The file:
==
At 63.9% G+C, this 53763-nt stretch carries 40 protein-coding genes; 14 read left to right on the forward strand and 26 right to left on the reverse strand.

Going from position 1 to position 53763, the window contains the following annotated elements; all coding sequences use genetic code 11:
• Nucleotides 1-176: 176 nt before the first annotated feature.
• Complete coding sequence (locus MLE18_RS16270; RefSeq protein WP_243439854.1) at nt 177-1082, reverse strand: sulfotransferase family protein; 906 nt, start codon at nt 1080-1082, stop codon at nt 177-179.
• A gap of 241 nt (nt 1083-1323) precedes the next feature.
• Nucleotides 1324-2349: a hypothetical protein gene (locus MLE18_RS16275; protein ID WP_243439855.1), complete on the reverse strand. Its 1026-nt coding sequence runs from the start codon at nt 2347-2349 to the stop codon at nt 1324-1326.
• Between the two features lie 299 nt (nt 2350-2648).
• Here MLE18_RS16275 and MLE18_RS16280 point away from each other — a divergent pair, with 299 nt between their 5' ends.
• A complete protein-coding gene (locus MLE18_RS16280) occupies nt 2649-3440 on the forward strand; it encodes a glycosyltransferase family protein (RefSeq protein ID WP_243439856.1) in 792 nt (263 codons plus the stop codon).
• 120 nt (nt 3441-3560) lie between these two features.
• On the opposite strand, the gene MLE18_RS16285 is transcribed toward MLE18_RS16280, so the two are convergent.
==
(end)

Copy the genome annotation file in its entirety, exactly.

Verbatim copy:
At 63.9% G+C, this 53763-nt stretch carries 40 protein-coding genes; 14 read left to right on the forward strand and 26 right to left on the reverse strand.

Going from position 1 to position 53763, the window contains the following annotated elements; all coding sequences use genetic code 11:
• Nucleotides 1-176: 176 nt before the first annotated feature.
• Complete coding sequence (locus MLE18_RS16270; RefSeq protein WP_243439854.1) at nt 177-1082, reverse strand: sulfotransferase family protein; 906 nt, start codon at nt 1080-1082, stop codon at nt 177-179.
• A gap of 241 nt (nt 1083-1323) precedes the next feature.
• Nucleotides 1324-2349: a hypothetical protein gene (locus MLE18_RS16275; protein ID WP_243439855.1), complete on the reverse strand. Its 1026-nt coding sequence runs from the start codon at nt 2347-2349 to the stop codon at nt 1324-1326.
• Between the two features lie 299 nt (nt 2350-2648).
• Here MLE18_RS16275 and MLE18_RS16280 point away from each other — a divergent pair, with 299 nt between their 5' ends.
• A complete protein-coding gene (locus MLE18_RS16280) occupies nt 2649-3440 on the forward strand; it encodes a glycosyltransferase family protein (RefSeq protein ID WP_243439856.1) in 792 nt (263 codons plus the stop codon).
• 120 nt (nt 3441-3560) lie between these two features.
• On the opposite strand, the gene MLE18_RS16285 is transcribed toward MLE18_RS16280, so the two are convergent.